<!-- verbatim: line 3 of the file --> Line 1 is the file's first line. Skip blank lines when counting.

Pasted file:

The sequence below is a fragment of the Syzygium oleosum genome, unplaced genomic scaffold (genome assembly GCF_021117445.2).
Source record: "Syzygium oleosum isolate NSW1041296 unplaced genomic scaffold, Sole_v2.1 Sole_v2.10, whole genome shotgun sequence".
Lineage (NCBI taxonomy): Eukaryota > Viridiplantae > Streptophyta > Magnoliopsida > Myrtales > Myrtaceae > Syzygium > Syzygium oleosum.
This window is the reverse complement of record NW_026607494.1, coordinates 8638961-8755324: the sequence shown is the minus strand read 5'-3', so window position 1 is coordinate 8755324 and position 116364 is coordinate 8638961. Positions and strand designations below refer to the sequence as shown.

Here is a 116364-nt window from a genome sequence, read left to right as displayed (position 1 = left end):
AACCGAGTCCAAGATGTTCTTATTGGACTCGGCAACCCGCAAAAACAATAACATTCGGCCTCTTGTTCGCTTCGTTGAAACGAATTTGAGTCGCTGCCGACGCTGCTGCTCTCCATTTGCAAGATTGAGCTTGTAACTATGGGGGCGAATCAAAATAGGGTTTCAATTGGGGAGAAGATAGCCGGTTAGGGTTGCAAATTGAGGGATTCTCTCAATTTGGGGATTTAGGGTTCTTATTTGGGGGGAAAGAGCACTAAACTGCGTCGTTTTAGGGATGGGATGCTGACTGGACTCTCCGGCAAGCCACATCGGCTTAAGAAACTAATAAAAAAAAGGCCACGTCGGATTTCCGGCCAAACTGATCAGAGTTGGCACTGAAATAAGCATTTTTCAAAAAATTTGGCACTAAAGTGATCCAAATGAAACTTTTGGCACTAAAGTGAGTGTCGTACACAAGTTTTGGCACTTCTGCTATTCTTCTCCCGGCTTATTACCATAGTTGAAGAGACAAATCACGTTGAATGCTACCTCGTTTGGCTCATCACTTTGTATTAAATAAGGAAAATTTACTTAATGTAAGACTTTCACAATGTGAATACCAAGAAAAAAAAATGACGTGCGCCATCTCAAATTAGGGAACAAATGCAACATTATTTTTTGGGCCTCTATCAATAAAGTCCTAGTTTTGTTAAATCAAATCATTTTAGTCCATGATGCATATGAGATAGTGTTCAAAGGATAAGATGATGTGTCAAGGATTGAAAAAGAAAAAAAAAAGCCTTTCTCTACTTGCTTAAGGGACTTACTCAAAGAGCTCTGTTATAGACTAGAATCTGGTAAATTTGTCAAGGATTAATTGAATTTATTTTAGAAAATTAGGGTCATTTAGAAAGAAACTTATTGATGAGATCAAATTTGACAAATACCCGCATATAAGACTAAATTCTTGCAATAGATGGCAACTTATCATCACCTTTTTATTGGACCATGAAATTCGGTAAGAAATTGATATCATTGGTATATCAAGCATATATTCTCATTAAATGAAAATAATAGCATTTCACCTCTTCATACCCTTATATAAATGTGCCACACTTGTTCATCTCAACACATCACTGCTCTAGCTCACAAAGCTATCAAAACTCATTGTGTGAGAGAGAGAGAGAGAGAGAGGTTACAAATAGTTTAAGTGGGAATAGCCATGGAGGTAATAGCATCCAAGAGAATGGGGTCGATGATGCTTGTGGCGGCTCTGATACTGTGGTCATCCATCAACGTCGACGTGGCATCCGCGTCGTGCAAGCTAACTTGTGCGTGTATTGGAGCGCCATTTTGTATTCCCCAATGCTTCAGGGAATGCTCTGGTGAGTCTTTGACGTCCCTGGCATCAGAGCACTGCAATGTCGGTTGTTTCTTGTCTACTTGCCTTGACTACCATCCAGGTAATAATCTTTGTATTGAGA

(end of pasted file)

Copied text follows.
Lineage (NCBI taxonomy): Eukaryota > Viridiplantae > Streptophyta > Magnoliopsida > Myrtales > Myrtaceae > Syzygium > Syzygium oleosum.